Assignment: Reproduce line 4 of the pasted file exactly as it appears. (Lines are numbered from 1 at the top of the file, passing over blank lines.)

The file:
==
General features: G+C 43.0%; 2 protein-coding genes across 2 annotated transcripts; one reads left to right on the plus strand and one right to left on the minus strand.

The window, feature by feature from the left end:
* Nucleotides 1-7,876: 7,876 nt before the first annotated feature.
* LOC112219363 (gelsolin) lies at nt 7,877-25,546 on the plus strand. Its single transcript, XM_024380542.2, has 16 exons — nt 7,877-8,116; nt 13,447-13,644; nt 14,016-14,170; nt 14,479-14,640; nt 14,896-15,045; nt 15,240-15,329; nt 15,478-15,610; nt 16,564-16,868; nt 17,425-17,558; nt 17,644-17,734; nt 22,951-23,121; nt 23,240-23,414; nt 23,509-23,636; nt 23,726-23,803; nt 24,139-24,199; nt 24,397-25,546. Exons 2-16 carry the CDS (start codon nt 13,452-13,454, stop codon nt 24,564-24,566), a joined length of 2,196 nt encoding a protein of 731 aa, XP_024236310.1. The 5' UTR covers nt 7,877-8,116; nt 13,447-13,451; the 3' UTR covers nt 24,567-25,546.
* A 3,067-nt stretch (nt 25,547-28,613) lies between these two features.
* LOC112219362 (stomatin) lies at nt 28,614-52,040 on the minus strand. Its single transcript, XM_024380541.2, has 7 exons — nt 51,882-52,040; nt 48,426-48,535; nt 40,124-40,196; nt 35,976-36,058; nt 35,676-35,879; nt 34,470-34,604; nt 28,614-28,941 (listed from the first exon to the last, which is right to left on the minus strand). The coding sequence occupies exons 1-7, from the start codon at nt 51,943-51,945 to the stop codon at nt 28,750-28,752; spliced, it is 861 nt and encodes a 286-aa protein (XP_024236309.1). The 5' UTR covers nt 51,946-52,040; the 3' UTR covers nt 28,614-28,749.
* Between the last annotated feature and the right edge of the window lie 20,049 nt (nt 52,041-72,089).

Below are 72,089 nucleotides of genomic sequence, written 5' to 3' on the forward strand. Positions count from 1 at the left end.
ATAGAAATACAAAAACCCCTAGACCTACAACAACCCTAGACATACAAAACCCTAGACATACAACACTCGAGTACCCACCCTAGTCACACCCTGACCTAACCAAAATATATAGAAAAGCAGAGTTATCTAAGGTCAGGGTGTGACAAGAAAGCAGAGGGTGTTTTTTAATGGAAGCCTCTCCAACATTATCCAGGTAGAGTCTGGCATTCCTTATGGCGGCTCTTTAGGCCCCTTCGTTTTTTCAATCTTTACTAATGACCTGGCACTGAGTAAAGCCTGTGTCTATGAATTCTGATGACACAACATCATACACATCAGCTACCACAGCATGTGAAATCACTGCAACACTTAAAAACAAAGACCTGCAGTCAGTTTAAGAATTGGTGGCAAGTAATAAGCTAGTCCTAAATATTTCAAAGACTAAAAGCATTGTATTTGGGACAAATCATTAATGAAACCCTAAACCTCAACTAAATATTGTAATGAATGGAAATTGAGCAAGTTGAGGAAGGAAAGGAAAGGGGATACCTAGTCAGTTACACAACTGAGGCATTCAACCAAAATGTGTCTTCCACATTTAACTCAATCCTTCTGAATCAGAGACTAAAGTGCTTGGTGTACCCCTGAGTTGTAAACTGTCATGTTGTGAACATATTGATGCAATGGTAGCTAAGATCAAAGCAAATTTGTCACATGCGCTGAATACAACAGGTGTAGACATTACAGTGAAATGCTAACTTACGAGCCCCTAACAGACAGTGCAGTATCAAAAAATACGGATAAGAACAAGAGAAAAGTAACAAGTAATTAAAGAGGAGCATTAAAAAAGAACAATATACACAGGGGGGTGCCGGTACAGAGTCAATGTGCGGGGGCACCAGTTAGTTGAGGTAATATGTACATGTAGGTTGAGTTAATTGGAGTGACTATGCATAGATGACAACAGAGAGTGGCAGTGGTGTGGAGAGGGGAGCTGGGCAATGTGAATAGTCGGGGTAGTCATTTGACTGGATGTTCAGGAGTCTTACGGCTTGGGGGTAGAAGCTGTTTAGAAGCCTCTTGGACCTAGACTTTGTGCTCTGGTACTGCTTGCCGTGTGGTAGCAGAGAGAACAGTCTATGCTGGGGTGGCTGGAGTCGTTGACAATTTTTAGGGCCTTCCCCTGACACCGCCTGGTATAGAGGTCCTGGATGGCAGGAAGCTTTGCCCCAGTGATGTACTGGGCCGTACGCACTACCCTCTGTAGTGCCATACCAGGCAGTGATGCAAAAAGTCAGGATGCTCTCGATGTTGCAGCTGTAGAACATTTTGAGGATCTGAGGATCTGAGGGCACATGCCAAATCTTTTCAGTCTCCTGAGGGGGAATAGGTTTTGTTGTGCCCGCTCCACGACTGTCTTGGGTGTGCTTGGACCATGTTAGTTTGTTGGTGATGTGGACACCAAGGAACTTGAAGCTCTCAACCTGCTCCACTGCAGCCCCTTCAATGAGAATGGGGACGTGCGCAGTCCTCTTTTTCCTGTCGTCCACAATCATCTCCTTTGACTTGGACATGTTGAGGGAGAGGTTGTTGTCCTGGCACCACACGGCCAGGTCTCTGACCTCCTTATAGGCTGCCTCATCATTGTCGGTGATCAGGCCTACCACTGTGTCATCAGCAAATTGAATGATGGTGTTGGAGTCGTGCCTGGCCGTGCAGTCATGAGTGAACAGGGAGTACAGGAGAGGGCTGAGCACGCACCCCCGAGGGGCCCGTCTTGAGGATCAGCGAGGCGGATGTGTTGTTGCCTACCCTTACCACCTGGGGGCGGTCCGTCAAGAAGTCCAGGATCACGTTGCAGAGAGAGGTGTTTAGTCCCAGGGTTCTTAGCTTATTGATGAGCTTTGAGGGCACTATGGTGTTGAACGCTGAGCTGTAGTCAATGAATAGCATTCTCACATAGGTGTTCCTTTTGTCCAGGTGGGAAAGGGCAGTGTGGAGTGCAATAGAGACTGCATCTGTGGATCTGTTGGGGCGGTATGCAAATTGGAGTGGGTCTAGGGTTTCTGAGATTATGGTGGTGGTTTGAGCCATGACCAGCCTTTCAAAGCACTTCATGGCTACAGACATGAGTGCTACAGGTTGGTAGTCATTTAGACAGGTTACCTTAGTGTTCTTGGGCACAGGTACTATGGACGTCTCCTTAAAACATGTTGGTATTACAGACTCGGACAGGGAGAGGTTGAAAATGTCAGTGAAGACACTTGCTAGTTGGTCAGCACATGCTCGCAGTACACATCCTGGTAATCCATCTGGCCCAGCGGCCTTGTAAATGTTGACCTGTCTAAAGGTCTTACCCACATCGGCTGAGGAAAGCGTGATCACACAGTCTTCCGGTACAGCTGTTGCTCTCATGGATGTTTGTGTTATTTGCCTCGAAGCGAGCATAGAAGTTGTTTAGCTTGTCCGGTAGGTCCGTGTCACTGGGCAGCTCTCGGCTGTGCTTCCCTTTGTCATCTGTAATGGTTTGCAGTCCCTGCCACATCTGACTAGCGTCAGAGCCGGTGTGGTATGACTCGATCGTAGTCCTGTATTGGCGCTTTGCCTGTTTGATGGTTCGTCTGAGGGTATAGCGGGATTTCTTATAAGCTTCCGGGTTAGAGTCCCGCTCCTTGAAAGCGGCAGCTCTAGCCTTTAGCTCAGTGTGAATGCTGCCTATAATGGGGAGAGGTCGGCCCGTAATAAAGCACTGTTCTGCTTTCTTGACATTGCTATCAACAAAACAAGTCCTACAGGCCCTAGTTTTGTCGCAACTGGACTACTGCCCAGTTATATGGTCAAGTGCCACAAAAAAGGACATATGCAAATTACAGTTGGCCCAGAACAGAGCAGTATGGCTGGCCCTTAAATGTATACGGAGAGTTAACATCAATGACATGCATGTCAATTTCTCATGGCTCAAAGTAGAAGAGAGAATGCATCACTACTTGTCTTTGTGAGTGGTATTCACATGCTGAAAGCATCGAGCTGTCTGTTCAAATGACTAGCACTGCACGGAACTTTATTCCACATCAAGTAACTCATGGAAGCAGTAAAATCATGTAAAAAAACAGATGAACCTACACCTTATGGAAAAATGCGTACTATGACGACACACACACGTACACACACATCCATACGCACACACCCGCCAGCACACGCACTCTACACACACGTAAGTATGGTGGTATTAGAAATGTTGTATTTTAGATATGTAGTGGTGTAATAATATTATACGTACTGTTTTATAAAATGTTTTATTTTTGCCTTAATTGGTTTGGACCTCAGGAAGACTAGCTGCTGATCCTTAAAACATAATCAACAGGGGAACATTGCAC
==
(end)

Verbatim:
* LOC112219363 (gelsolin) lies at nt 7,877-25,546 on the plus strand. Its single transcript, XM_024380542.2, has 16 exons — nt 7,877-8,116; nt 13,447-13,644; nt 14,016-14,170; nt 14,479-14,640; nt 14,896-15,045; nt 15,240-15,329; nt 15,478-15,610; nt 16,564-16,868; nt 17,425-17,558; nt 17,644-17,734; nt 22,951-23,121; nt 23,240-23,414; nt 23,509-23,636; nt 23,726-23,803; nt 24,139-24,199; nt 24,397-25,546. Exons 2-16 carry the CDS (start codon nt 13,452-13,454, stop codon nt 24,564-24,566), a joined length of 2,196 nt encoding a protein of 731 aa, XP_024236310.1. The 5' UTR covers nt 7,877-8,116; nt 13,447-13,451; the 3' UTR covers nt 24,567-25,546.